St. Jean Pied de Port is at the foothills of the Pyrenees in France. It’s name literally means, St. John at the Foot of the Mountain Pass. Although it’s the traditional starting point of the Camino, not everyone begins there. It has a reputation for being the hardest stage of the entire journey, partly because it’s mountainous but also because you must walk about 20 miles all the way to Roncesvalles because there are few, if any, accommodations between the villages. But for me, it was the beginning of the Camino, and I wanted to start at the beginning.

I sat in the airport and studied My Pilgrim’s Guide:

The first stage is one of the more strenuous and is a veritable baptism by fire into El Camino and Spain. You will need to leave early, and it is preferable to shop for lunch the night before as there are no facilities on the Route de Napolean once you leave town. You have a choice of three different paths to take to reach Roncesvalles. Your choice will be dependent on three main considerations: a) prevailing weather conditions; b) your personal level of fitness; and c) the kind of experience you want to create for yourself.

Whichever route you take is likely to be taxing. This stage represents one of the steepest ascents of the whole pilgrimage. However, the climb is rewarded with the great panorama of the Pyrenees. So have all your gear, food and water prepared for an early morning start so you can sleep soundly during the night and hold your inner purpose, rather than your worldly goods, clearly in mind.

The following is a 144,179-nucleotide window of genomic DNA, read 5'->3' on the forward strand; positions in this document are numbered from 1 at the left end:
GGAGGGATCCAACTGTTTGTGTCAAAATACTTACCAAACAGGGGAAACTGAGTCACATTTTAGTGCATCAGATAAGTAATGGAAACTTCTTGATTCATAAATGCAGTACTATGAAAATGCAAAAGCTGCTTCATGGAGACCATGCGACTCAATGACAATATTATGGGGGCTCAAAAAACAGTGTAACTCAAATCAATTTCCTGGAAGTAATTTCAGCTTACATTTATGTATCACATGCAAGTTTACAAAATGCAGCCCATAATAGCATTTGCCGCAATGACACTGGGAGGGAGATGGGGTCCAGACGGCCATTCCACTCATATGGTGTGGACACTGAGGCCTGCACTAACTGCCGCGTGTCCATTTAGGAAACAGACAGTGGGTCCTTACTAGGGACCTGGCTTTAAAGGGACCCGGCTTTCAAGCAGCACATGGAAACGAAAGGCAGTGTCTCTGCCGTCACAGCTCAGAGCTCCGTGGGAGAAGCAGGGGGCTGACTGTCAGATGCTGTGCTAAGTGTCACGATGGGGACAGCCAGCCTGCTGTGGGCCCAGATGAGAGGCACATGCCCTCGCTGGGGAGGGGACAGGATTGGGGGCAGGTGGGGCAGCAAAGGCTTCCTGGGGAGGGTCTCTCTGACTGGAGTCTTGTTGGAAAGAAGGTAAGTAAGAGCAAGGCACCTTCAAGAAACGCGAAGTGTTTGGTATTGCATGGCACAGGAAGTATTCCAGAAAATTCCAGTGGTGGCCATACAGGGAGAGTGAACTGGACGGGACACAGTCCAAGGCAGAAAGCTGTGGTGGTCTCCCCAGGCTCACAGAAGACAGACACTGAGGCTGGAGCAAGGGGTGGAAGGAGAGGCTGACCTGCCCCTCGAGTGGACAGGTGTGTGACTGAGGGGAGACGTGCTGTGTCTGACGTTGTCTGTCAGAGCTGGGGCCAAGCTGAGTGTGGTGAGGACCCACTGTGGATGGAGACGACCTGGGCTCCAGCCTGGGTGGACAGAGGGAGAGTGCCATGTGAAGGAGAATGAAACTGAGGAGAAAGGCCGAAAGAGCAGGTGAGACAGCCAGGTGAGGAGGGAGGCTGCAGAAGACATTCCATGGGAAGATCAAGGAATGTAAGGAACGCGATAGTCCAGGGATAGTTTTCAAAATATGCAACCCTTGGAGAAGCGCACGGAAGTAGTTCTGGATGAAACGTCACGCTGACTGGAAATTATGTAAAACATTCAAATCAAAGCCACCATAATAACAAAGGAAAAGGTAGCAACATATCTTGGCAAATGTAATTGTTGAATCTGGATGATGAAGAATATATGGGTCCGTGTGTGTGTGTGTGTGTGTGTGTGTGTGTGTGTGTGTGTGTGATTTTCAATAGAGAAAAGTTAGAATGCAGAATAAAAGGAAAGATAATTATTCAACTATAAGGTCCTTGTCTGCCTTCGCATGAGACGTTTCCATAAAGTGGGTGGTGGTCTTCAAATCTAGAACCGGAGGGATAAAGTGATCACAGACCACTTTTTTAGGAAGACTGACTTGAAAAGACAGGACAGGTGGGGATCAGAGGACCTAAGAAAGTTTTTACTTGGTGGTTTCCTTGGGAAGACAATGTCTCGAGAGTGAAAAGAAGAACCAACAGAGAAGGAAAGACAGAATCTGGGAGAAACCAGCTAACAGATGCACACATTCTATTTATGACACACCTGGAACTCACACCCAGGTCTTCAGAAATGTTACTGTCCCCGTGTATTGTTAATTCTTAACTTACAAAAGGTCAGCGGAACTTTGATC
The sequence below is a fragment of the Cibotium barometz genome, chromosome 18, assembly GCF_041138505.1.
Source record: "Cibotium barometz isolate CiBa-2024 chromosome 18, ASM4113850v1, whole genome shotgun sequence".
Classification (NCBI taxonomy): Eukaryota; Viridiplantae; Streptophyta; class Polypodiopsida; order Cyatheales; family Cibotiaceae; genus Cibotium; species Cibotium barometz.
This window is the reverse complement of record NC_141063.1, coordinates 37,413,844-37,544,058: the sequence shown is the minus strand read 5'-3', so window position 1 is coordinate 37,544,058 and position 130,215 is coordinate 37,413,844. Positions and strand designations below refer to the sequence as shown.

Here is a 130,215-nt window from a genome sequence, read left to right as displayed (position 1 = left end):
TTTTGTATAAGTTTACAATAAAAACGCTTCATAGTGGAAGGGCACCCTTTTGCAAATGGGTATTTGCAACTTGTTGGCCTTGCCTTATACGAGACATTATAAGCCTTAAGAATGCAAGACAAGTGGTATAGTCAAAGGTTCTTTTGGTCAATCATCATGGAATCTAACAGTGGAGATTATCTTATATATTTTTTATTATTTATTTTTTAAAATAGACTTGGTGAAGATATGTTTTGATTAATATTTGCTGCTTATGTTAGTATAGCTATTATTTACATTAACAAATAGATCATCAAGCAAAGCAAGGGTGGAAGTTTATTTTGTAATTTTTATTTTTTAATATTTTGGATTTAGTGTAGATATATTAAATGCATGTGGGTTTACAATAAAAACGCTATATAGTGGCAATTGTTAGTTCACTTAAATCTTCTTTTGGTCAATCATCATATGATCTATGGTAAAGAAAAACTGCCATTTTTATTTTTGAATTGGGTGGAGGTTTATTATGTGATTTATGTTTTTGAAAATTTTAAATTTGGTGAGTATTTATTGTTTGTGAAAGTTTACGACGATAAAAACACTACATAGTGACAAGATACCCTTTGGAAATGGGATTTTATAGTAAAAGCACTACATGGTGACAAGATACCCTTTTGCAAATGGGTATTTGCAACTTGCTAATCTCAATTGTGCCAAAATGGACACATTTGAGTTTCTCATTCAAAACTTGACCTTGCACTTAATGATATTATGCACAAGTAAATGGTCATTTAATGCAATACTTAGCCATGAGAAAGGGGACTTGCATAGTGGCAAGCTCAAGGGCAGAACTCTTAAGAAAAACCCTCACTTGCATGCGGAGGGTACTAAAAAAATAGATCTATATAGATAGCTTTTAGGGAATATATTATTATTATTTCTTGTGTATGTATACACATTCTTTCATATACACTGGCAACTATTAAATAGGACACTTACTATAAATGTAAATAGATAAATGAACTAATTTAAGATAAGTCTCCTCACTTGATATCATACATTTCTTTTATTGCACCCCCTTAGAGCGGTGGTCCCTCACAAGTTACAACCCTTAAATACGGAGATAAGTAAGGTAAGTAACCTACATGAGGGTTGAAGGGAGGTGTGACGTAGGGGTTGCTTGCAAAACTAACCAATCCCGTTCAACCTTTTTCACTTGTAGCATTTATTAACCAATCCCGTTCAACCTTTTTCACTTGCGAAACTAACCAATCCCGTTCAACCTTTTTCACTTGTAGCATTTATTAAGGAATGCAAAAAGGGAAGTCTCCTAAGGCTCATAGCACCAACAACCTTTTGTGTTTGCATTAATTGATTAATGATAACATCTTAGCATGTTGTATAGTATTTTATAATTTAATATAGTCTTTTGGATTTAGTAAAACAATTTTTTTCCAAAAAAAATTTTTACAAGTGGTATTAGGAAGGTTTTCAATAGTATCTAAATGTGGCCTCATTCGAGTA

Basically, these are the three routes. 1) The mountain: the most arduous but most beautiful route; 2) Country lanes and pathways: the shortest and flattest route that parallels the main road, also the hardest to follow because it’s not well marked; and 3) The main road: the longest, least scenic route, which also carries the most cars.

Obviously, the mountain is the way to go. I mean, why would anyone want to take the road?

I boarded the plane to Biarritz, which quickly filled up with French people, of course. All the announcements came in two languages—the signal that I was about to descend into a world where English was not the preference. I closed my eyes at takeoff, and by the time we’d landed, the sun had set. At the information booth, I inquired about getting a taxi but the woman explained that because it was Sunday, taxis were more than double the price. It would cost at least 120E to get to St. Jean. Conversely, the bus to the train station and the train to St. Jean would be about 8E total. She pointed as the bus was pulling up, and I ran toward it and hopped aboard.

I sat behind the driver, “Train, s’il vous plait,” I said in my best French.

The bus wound through Biarritz, a spectacular resort area that was breathtaking even in the dark, and I imagined that it’s the sort of place you come to when you’re in love.

On the hour bus ride to the train station in Bayonne, I stayed alert, not quite sure which would be my stop. But then I saw a man get off the bus; he was wearing a backpack with a scallop shell hanging from it. I sprang up just as the driver was about to close the door. That man and his shell would be my guide.

We crossed a bridge, and the lights of the city seemed to reach out their reflections to me. It was stunningly beautiful, and I felt so consumed by love that I started to cry. I cried because I had felt so alone growing up, so silent, so untrusting. But at that moment, I was out in the world, all alone, yet feeling totally loved. I looked at those lights, and I imagined that each one of them was a friend of mine—someone who had taken care of me, someone who was thinking of me as I traveled. People all over the country were praying for me and tracking my progress. I thought of the candle that was burning at St. John the Divine. St. John to St. Jean, I thought.